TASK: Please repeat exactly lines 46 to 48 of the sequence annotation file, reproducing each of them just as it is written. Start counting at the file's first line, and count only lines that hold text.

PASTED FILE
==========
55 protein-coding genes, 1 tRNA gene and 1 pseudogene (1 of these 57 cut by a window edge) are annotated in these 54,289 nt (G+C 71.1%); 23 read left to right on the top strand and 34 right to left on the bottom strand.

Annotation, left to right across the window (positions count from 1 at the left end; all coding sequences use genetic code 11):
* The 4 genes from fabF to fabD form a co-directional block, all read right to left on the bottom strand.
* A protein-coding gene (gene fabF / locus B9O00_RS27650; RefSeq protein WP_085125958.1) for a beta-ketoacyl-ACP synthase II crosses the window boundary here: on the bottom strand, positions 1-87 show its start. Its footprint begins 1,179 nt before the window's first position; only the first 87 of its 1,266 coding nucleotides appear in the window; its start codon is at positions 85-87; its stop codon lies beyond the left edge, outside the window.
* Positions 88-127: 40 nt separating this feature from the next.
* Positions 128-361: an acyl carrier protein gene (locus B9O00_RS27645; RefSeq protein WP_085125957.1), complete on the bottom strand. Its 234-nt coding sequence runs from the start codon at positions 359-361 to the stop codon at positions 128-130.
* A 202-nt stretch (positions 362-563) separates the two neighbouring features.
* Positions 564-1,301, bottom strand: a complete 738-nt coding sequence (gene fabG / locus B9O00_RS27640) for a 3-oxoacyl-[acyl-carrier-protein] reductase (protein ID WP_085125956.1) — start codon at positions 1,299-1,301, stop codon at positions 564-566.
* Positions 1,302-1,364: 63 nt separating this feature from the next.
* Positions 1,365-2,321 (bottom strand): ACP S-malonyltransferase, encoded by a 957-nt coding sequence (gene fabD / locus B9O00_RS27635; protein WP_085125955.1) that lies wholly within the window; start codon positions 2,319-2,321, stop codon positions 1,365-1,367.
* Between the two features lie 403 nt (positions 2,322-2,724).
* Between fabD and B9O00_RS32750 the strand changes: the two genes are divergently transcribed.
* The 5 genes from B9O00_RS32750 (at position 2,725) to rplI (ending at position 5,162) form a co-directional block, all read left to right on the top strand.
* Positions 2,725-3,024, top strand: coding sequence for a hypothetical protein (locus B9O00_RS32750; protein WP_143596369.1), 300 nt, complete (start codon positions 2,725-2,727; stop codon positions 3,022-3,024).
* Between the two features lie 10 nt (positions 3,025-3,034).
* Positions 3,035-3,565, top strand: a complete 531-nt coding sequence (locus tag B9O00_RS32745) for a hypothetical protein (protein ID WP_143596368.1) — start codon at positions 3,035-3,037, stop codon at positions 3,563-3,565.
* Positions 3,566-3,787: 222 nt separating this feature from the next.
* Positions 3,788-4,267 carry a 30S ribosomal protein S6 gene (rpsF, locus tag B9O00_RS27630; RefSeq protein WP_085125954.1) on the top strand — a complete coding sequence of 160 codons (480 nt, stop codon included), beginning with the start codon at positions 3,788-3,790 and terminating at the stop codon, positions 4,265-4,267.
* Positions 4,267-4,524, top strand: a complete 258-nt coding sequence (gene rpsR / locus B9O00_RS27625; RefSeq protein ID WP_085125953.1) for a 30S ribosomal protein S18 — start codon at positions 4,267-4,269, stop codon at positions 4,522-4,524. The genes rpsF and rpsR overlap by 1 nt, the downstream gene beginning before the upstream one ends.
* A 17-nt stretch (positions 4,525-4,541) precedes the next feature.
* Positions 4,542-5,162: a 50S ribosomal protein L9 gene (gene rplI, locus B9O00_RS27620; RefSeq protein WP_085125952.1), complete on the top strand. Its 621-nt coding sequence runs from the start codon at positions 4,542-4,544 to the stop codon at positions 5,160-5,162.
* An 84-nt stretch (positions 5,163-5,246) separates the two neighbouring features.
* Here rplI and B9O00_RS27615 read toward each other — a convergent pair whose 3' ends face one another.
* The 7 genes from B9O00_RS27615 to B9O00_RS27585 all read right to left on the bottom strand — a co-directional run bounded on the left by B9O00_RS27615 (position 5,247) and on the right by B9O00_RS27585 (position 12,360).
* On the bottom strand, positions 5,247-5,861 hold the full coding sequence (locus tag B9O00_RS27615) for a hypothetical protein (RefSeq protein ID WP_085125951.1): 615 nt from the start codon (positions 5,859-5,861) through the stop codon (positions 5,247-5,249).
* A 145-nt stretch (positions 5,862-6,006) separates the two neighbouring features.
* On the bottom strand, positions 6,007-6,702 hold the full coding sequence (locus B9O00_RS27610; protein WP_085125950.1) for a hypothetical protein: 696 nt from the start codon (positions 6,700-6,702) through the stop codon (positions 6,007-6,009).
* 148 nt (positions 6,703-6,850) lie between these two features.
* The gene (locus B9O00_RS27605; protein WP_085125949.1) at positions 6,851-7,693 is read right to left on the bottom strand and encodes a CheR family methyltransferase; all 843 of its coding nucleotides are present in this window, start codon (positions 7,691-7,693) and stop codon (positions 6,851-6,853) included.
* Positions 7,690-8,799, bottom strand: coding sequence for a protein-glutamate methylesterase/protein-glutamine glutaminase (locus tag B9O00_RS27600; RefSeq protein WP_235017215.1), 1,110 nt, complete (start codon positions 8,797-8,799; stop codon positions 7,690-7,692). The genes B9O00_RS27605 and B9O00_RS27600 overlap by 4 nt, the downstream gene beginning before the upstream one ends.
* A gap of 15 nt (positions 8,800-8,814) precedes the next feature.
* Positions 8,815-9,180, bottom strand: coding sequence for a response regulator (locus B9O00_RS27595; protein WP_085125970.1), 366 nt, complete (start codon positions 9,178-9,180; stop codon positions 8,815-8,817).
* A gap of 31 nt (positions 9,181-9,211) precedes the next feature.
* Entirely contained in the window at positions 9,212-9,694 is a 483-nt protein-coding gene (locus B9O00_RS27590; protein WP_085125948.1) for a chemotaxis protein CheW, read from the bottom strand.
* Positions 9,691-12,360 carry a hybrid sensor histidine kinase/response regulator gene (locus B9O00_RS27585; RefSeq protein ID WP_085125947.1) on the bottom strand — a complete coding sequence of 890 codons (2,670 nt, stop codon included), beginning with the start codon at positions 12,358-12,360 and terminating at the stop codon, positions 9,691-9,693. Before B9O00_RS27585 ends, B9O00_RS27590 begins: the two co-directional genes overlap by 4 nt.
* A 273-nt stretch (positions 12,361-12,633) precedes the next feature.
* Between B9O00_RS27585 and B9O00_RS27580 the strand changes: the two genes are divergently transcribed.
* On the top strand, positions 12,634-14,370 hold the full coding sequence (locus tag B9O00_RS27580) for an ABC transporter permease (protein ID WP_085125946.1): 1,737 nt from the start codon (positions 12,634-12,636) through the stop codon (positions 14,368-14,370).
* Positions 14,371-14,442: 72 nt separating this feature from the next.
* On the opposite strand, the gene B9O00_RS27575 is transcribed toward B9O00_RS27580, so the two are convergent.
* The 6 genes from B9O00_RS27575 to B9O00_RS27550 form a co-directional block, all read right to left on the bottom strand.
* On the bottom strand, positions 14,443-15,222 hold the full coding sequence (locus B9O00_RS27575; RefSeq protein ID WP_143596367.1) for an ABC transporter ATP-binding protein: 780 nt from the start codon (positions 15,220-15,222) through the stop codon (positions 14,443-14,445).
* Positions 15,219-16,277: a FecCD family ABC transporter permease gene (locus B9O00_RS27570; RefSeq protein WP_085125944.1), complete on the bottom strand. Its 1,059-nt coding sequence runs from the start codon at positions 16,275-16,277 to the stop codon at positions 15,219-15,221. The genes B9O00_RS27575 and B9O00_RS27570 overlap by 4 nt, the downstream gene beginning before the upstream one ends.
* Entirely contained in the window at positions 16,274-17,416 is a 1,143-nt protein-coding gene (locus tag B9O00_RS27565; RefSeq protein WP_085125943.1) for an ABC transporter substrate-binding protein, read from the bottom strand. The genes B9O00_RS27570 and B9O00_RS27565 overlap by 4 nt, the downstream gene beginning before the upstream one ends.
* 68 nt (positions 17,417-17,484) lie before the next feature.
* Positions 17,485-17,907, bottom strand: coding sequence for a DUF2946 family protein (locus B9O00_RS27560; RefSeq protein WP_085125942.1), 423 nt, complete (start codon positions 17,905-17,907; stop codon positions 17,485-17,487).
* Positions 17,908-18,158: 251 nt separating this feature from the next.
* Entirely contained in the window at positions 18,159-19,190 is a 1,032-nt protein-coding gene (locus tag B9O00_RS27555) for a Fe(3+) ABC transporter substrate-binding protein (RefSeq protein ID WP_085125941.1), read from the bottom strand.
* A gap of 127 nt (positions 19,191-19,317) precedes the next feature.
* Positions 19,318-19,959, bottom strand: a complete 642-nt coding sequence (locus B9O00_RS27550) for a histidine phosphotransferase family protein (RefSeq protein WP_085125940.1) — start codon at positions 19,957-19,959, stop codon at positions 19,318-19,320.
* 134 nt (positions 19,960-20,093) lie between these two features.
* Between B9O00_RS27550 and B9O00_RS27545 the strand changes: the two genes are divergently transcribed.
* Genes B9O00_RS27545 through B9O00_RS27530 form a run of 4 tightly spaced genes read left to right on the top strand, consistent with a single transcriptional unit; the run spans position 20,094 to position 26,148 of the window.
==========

* Positions 17,485-17,907, bottom strand: coding sequence for a DUF2946 family protein (locus B9O00_RS27560; RefSeq protein WP_085125942.1), 423 nt, complete (start codon positions 17,905-17,907; stop codon positions 17,485-17,487).
* Positions 17,908-18,158: 251 nt separating this feature from the next.
* Entirely contained in the window at positions 18,159-19,190 is a 1,032-nt protein-coding gene (locus tag B9O00_RS27555) for a Fe(3+) ABC transporter substrate-binding protein (RefSeq protein ID WP_085125941.1), read from the bottom strand.